PHILADELPHIA -- John McLaren hadn't presided over a pro diamond in five years before signing on to be the Phillies' catching coach last October, ahead of his 45th year in the game and 25th in a Major League stadium. The stars have aligned for McLaren in more ways than a
PHILADELPHIA -- John McLaren hadn't presided over a pro diamond in five years before signing on to be the Phillies' catching coach last October, ahead of his 45th year in the game and 25th in a Major League stadium. The stars have aligned for McLaren in more ways than a happy 25th anniversary.
"I'm enjoying this year back in the big leagues on the field," McLaren said last week before watching Ichiro get his 2,995th and 2,996th hits. "I feel good about that. Kenny [Griffey Jr.]'s going into the Hall of Fame this weekend, Ichiro's gonna get 3,000. And this is my 25th year in the big leagues, so this is a special year for me. It just seems like everything just came together."
After entering the Major Leagues as a coach with the Blue Jays and Red Sox, McLaren joined Lou Piniella's coaching staff in Cincinnati in 1992, then followed the manager to Seattle in 1993, where he acted as Piniella's bench coach until 2002. McLaren was also in tow when Piniella left Seattle to manage the Tampa Bay Devil Rays in 2003. His seasons in Seattle included the only four playoff appearances in the Mariners' 39-year history, with rosters including Griffey, Randy Johnson, Alex Rodriguez and later Suzuki.
Griffey has spent the week in Cooperstown, preparing to be inducted to the National Baseball Hall of Fame in a 1:30 p.m. ET ceremony on Sunday. The Mariners are giving broadcaster Rick Rizzs, trainer Rick Griffin, hitting coach Edgar Martinez and longtime radio producer Kevin Cremin a day off from their series finale in Toronto to go see Griffey's induction. But McLaren will be in Pittsburgh with the Phillies.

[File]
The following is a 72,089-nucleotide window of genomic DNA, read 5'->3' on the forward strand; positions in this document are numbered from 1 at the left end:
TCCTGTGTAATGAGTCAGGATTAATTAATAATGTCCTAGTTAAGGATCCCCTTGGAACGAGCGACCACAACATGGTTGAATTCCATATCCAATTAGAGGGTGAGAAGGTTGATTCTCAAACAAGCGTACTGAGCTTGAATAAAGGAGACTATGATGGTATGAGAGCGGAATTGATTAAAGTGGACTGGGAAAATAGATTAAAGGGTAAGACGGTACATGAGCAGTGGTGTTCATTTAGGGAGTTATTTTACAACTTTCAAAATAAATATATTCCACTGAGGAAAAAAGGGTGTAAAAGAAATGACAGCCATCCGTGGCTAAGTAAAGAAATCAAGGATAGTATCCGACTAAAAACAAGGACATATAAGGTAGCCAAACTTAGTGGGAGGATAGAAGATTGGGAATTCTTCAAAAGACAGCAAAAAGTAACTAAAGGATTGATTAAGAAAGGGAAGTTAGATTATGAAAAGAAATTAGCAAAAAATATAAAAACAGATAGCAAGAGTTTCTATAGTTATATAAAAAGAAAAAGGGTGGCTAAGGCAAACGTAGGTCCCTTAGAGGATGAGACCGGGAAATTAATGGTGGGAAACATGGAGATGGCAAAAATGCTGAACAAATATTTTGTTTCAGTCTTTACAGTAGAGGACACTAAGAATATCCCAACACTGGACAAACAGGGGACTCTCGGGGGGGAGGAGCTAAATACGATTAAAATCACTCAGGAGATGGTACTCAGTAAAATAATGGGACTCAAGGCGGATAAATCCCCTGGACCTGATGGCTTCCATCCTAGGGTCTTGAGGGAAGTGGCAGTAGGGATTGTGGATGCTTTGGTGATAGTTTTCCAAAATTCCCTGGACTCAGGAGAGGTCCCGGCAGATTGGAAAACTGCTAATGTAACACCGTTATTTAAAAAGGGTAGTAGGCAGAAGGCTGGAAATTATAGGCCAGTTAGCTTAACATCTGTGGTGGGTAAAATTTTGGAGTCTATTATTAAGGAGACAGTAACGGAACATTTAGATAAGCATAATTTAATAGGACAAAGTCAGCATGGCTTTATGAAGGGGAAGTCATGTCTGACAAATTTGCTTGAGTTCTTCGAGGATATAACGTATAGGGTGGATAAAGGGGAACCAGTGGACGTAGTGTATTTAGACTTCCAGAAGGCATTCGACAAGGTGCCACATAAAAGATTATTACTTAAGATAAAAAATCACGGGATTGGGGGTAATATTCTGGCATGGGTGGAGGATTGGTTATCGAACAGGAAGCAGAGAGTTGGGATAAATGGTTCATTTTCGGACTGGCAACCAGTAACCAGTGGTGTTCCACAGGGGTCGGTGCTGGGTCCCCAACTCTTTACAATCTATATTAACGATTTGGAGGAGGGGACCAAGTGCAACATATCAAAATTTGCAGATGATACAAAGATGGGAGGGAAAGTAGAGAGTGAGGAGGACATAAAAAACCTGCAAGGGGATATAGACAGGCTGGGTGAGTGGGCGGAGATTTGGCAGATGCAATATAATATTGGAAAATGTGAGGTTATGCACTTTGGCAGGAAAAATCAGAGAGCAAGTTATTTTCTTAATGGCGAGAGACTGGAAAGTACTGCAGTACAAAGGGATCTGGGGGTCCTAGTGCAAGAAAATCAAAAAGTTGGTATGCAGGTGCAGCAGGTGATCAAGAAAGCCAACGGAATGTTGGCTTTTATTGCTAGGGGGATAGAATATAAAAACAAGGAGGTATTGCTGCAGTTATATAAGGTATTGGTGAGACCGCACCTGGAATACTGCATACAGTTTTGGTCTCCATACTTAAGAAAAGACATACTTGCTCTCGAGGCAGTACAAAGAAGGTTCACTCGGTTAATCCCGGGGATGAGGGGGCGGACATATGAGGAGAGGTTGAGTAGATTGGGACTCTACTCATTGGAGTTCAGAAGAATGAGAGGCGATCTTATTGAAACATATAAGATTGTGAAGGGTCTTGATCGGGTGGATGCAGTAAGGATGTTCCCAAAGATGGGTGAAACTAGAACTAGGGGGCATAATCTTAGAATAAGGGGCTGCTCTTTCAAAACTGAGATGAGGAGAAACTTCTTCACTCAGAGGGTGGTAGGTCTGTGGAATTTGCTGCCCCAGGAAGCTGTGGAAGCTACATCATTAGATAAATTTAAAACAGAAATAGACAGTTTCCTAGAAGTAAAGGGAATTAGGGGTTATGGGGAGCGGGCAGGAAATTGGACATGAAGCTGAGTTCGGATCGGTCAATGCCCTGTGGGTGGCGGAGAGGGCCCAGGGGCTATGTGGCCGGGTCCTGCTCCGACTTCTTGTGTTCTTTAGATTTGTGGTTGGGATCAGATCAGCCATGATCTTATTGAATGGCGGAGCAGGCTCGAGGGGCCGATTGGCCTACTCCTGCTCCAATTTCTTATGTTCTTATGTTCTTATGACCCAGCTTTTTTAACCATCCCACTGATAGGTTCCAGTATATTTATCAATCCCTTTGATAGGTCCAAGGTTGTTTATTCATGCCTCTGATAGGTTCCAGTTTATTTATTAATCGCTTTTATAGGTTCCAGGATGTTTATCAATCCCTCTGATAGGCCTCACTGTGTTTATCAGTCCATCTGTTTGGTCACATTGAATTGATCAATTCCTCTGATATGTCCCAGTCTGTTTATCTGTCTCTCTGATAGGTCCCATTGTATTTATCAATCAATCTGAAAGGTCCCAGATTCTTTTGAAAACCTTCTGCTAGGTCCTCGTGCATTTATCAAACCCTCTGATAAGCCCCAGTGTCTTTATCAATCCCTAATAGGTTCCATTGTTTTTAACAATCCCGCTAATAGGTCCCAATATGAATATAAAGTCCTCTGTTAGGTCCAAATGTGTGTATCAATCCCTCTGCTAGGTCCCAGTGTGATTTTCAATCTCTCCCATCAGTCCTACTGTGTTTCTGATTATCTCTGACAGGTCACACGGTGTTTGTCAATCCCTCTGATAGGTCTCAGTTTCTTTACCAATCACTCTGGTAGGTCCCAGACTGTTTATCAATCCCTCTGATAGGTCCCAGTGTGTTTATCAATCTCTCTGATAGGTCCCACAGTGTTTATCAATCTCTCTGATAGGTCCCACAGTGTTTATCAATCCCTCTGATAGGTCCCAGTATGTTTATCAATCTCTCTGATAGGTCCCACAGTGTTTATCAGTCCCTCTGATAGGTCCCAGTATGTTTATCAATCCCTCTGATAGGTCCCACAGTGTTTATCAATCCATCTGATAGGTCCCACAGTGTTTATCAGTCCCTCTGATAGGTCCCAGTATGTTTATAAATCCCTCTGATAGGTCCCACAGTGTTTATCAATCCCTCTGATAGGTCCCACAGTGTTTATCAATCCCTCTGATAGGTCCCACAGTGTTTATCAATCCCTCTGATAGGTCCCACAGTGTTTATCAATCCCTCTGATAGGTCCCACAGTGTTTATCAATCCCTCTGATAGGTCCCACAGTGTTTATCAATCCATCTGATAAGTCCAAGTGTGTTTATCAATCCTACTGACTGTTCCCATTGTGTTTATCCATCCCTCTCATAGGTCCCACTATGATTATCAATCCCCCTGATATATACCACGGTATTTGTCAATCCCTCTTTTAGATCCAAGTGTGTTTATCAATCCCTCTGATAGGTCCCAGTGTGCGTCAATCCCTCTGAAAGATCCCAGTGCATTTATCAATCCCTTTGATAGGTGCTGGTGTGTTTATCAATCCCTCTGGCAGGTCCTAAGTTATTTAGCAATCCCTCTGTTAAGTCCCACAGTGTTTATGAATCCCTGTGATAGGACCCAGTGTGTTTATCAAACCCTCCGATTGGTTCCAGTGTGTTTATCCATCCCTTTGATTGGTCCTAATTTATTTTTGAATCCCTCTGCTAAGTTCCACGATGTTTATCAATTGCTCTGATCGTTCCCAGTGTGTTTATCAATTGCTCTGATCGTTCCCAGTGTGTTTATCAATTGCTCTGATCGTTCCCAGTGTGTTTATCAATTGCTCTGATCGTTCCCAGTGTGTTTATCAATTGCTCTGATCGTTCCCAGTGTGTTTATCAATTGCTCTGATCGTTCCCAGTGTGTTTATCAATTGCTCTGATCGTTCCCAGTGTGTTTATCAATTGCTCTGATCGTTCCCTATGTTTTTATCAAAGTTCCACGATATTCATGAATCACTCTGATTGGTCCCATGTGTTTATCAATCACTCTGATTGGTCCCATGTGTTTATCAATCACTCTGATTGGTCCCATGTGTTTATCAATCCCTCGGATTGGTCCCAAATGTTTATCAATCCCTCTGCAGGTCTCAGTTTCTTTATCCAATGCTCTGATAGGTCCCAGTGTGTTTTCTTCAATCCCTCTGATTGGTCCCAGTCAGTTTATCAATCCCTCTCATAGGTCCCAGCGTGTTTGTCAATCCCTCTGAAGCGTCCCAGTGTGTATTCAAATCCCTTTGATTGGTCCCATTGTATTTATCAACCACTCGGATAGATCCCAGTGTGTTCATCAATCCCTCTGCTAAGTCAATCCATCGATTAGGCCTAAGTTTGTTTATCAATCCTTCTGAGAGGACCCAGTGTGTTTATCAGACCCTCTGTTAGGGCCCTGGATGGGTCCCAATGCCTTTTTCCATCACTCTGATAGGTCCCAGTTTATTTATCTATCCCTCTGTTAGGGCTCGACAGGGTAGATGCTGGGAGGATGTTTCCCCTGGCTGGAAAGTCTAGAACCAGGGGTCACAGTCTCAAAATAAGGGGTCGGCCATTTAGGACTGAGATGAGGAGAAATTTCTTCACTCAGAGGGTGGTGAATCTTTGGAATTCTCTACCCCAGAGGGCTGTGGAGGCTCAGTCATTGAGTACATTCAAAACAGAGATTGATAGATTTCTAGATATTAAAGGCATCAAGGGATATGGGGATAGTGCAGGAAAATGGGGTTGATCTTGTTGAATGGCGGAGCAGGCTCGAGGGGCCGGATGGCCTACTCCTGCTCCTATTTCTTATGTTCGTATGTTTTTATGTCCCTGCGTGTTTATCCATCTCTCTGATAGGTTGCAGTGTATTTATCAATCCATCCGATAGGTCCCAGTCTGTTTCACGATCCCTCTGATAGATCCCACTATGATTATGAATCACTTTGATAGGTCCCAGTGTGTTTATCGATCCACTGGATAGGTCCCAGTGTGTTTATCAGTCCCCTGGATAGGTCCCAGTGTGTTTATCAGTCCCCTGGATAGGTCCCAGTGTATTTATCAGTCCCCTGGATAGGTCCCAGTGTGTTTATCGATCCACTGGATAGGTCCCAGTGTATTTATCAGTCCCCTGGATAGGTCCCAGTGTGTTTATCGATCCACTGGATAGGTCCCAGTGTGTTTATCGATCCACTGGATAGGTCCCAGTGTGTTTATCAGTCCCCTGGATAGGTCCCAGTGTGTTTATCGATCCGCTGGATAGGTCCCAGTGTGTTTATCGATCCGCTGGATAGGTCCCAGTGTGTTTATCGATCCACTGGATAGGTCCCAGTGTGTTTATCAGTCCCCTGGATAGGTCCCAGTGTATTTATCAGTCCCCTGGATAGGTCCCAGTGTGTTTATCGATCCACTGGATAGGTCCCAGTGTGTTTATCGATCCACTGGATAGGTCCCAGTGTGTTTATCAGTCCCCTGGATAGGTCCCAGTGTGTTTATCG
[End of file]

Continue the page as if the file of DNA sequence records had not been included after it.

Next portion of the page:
"Just talking to one of the Japanese reporters yesterday about Griffey going into the Hall of Fame, I was sorry I wasn't going to be able to be there. It'd mean a lot to me, being around Kenny," McLaren said. "Such a special person and player and everything. I wish the world I could be there."
Fifteen and 21 years, respectively, removed from the Mariners' magic but tragic 2001 and 1995 seasons, McLaren sometimes catches himself thinking about what could have been.
"Just if Ichiro and Griffey and A-Rod and Randy Johnson could have all played in their prime together," McLaren said. "It would've been spectacular."
About half an hour before Griffey's ceremony gets underway in Cooperstown, the first pitch will be thrown in the Marlins' series finale with the Mets at Marlins Park, with Ichiro four hits away from 3,000.
"I caught myself. I said I'd like to be there for Ichiro," McLaren said, continuing to describe his conversation with the Japanese reporter. "But I said, 'Ah, I'm not so sure about this now. He might play another 10 years.' Then it takes another five years on top of that."
Evan Webeck is a reporter for MLB.com based in Philadelphia.